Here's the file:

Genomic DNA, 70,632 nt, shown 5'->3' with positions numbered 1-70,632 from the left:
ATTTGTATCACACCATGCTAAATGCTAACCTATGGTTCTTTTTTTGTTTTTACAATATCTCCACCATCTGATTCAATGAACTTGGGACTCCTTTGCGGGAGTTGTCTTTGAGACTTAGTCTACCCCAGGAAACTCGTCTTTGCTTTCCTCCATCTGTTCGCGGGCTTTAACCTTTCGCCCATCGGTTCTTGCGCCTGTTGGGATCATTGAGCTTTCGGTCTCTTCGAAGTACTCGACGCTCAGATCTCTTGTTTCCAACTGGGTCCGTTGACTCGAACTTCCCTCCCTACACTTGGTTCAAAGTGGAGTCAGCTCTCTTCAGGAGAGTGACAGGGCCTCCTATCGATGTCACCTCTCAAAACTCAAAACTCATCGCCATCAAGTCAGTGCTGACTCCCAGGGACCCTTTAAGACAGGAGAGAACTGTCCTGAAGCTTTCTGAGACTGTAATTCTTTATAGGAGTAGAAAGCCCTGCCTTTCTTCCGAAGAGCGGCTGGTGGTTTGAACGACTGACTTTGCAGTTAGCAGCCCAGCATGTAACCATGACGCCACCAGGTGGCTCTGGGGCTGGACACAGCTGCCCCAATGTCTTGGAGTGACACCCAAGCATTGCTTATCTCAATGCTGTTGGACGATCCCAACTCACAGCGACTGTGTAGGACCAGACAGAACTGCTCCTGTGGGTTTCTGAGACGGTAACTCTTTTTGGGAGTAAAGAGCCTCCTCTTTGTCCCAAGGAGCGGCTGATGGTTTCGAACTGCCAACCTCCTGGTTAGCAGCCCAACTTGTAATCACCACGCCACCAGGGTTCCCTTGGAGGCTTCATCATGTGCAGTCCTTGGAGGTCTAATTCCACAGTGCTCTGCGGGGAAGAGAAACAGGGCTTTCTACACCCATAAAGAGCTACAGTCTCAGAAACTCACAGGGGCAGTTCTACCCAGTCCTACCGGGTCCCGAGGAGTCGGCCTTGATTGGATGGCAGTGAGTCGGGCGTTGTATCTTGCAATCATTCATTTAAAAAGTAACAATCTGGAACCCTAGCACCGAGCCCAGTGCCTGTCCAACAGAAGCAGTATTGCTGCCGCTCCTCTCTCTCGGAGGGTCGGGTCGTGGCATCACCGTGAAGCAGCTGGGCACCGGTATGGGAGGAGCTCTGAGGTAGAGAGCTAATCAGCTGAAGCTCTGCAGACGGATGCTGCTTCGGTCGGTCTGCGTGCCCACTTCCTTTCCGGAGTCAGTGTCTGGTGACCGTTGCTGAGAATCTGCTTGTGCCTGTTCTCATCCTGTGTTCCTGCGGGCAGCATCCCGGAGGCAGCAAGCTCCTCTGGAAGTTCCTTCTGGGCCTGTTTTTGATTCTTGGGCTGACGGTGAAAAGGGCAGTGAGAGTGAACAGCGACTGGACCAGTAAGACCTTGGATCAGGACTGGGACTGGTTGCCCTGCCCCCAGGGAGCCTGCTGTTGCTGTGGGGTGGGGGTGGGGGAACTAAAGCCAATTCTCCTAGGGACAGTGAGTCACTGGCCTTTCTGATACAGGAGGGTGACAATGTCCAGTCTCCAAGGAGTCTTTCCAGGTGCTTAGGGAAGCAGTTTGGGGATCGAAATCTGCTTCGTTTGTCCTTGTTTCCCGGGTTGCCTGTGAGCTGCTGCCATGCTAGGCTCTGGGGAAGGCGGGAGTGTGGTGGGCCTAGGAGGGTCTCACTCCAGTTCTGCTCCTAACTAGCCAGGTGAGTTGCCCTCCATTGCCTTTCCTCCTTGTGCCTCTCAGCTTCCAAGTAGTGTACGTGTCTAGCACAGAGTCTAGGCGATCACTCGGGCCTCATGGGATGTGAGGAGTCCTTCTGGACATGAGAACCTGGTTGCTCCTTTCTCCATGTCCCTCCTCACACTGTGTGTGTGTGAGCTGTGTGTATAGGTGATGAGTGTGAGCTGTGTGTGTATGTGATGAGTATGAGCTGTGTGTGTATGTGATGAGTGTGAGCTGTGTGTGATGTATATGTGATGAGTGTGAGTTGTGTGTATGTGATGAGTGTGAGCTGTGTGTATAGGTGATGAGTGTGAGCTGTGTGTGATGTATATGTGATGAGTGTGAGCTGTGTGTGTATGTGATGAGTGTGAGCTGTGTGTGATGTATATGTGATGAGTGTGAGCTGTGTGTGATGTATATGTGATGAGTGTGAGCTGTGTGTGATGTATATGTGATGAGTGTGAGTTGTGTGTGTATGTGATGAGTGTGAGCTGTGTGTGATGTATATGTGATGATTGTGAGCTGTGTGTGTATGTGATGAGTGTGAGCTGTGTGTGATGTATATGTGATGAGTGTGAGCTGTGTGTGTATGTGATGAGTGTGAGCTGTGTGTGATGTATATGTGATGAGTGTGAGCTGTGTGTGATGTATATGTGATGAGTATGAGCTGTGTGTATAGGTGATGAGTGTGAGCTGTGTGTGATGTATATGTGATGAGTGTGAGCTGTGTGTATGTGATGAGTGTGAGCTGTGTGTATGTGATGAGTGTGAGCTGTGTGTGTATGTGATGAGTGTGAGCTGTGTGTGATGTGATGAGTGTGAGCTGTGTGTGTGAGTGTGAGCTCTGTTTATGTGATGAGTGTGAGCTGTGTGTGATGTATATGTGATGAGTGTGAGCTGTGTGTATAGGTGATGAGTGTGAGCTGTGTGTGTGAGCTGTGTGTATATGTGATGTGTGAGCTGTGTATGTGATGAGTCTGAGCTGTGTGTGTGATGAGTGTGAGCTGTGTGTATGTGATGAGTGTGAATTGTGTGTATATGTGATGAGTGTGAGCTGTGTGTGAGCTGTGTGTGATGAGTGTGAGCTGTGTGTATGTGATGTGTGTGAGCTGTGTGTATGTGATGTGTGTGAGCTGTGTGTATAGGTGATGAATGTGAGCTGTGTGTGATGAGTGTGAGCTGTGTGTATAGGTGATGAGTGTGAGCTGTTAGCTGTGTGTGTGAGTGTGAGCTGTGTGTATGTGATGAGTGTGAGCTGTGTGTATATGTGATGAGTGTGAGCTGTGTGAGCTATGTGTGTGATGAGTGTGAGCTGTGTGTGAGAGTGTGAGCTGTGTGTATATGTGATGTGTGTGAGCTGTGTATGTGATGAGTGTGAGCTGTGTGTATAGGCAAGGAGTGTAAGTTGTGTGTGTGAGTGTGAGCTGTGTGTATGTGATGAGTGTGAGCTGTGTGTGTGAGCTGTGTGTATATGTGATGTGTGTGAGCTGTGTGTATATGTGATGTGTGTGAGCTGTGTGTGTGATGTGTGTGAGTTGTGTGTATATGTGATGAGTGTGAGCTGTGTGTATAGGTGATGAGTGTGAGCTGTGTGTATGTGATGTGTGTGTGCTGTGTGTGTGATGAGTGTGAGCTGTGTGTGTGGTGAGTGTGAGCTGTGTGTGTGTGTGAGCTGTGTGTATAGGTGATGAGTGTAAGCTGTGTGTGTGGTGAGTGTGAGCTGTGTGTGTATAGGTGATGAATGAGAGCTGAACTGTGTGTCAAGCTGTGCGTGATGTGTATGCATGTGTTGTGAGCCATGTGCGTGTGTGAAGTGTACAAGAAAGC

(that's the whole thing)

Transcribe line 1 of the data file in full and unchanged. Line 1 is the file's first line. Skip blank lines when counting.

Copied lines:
Genomic DNA, 70,632 nt, shown 5'->3' with positions numbered 1-70,632 from the left: